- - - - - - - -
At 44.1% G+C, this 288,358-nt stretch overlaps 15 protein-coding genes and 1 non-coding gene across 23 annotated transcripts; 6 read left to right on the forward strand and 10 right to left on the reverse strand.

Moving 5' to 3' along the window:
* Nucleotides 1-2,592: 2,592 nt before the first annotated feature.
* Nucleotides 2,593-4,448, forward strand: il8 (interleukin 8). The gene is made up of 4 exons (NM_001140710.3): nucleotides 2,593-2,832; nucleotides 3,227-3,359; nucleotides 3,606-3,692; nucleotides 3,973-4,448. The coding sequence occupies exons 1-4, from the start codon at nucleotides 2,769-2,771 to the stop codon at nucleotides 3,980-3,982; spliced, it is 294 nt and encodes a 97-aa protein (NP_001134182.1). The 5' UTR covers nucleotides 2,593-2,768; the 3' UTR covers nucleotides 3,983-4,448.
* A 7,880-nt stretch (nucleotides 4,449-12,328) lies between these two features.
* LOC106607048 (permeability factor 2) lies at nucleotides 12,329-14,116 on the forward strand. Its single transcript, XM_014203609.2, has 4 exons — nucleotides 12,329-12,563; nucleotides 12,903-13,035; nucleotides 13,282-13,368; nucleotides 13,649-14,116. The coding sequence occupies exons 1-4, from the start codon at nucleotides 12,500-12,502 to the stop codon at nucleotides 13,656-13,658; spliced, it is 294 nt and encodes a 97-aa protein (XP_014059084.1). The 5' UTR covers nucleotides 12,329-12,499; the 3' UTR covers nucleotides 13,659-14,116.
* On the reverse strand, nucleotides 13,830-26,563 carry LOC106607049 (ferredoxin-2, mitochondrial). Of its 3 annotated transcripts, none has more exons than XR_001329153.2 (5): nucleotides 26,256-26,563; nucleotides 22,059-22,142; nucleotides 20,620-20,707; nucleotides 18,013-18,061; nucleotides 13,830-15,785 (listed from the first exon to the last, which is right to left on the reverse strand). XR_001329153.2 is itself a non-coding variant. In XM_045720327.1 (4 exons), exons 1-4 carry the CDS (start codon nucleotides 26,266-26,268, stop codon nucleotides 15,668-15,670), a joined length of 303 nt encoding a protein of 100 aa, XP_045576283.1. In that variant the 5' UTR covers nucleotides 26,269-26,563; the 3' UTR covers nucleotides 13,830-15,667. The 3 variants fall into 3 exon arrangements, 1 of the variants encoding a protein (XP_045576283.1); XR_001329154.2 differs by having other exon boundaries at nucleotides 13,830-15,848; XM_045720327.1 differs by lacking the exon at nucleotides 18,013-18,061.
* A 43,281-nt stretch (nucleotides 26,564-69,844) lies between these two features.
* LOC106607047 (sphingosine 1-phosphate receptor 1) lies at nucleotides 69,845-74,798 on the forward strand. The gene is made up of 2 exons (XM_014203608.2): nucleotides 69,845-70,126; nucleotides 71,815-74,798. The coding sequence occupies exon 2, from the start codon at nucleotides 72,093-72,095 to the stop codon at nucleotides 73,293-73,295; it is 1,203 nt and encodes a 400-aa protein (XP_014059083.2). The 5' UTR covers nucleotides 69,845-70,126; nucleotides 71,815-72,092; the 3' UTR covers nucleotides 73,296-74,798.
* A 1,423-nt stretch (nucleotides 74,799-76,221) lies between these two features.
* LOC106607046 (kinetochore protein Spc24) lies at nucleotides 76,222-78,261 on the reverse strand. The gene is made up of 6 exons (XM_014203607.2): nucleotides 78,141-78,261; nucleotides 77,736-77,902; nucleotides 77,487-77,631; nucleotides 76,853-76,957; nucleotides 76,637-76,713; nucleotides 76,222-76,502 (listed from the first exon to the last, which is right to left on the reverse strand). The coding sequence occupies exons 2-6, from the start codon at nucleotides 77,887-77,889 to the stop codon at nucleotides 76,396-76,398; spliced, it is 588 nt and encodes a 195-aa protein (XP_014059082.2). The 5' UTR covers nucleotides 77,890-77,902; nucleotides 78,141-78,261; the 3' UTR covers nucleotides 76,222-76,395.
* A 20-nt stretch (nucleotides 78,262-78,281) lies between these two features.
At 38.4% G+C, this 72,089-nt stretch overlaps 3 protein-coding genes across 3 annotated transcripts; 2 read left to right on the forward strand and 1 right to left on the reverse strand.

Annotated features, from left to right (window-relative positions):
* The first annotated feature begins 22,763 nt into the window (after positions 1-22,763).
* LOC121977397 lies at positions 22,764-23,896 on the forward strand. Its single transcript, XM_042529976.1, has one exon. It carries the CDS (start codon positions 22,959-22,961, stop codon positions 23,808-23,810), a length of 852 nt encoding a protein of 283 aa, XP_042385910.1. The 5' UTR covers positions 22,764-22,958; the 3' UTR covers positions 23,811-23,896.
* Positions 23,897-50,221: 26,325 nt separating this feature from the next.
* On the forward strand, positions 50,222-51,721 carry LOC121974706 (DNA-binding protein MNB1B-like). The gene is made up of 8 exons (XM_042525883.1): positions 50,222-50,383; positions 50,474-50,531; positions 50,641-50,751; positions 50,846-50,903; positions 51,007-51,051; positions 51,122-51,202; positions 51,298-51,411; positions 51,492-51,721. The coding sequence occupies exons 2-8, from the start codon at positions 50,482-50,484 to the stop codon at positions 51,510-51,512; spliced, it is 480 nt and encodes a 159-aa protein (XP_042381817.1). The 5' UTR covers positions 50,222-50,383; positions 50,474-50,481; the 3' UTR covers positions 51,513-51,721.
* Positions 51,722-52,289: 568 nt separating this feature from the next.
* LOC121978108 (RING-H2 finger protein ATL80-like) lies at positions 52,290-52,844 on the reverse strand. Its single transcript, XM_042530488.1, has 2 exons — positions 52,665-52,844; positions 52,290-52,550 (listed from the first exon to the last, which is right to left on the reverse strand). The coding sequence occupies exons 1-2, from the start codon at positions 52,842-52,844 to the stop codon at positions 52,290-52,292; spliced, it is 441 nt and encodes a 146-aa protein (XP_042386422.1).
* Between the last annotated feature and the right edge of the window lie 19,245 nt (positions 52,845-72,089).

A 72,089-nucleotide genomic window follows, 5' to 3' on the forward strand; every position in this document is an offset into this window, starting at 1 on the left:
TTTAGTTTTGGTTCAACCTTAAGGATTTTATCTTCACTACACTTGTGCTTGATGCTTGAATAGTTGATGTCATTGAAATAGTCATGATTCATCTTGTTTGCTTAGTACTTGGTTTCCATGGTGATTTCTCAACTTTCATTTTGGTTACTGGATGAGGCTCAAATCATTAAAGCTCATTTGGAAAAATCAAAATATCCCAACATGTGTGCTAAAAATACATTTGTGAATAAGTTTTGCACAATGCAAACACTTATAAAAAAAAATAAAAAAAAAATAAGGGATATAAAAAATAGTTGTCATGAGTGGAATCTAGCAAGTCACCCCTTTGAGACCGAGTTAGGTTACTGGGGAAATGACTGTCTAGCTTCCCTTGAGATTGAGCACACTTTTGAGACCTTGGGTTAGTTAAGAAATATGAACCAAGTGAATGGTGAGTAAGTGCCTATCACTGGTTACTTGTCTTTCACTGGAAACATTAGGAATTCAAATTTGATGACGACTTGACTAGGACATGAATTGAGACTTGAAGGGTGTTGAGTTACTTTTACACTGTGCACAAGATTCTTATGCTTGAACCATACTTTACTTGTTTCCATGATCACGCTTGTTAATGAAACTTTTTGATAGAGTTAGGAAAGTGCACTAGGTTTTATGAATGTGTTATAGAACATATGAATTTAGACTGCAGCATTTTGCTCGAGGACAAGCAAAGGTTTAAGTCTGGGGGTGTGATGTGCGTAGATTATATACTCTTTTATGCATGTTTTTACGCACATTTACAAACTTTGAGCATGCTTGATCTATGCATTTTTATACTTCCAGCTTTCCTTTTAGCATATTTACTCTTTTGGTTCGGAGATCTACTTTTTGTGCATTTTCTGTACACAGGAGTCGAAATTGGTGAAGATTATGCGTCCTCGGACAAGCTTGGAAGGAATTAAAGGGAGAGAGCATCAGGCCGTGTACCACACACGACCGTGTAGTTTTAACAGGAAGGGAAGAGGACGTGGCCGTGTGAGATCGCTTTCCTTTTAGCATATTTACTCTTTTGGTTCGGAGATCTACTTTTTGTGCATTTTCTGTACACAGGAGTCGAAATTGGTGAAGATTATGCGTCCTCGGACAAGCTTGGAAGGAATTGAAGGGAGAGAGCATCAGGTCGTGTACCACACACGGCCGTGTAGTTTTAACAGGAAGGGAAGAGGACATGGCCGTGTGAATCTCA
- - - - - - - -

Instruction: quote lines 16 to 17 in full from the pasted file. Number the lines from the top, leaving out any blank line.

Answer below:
* LOC121977397 lies at positions 22,764-23,896 on the forward strand. Its single transcript, XM_042529976.1, has one exon. It carries the CDS (start codon positions 22,959-22,961, stop codon positions 23,808-23,810), a length of 852 nt encoding a protein of 283 aa, XP_042385910.1. The 5' UTR covers positions 22,764-22,958; the 3' UTR covers positions 23,811-23,896.
* Positions 23,897-50,221: 26,325 nt separating this feature from the next.